Not just to tout the show, but MEMPHIS does stand out. It's a huge opportunity for me because the character is so different from who I am and the way he talks and the way he dresses. As an actor, that's one of those dream roles you want to sink your claws into because it's so different from who you are. It's real intense character work and that's not something you get to do in a lot of roles. That was a real treat. But, also, making my own music is something that I have a huge passion for. I feel like in a world of teams of songwriters who make this polished pop sound that you hear on the radio, I really like the craft of writing my own stuff and using real musicians and working at a sound as opposed to this over processed very polished sound that's out right now. I think that being able to make my own album has been a real blessing to be able to tell my own mini autobiographies over the course of my life.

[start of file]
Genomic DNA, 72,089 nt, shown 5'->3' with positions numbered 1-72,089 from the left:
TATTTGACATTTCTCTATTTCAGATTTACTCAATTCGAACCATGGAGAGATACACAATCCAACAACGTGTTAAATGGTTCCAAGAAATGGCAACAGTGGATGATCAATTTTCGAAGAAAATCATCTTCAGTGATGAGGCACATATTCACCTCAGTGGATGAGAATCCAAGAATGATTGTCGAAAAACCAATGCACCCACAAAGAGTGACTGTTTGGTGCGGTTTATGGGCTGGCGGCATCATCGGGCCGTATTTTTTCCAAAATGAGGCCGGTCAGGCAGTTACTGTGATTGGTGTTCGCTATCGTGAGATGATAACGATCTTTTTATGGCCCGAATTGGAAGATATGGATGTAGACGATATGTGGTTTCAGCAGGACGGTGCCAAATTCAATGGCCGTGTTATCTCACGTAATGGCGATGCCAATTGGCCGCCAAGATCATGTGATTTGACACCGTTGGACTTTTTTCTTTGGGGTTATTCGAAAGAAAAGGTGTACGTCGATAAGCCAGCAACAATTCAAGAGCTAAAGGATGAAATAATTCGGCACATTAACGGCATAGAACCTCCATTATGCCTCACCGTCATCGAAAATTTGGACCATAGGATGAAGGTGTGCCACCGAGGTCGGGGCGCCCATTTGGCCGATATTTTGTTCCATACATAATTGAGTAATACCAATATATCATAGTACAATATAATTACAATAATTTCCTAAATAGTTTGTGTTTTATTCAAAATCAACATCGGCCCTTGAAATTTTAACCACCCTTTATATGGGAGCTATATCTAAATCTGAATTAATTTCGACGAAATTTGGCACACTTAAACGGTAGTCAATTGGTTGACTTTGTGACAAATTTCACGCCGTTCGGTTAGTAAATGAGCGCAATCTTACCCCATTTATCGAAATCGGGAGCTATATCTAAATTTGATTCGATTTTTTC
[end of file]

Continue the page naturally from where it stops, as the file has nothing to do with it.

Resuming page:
Do you see yourself as a singer who acts or an actor who sings?
I guess I'm going to have to say an actor who sings because that's where my training was as an actor. I went to a 4 year conservatory who strictly trained in the Meisner technique. It was a very tough program. That's where most of my training lies, in acting. And singing and music is always something I had done on the side. I've taken vocal coaching here and there but nothing as intensive as the college experience I had. So, I would have to say an actor who sings.
Let's talk a little about MEMPHIS now. When did you start the tour?
Tell us a little more about your cast mates and the experiences of working with them.
This is an incredible group that we have working on this show. I think that this touring company is very much Broadway caliber and that makes me happy to be around this group. Bill Parry who plays Mr. Simmons; this guy originated 5 Sondheim musicals on Broadway and my co-star, Felicia Boswell , it quite literally is the role she was born to play. She's so perfectly cast in that role. To be able to work with her every night is a real treat. Her voice is just golden. She's one of the best singer's I've ever heard. To be able to work with her has been a real treat too.
How do you prepare each night to play the role of Huey?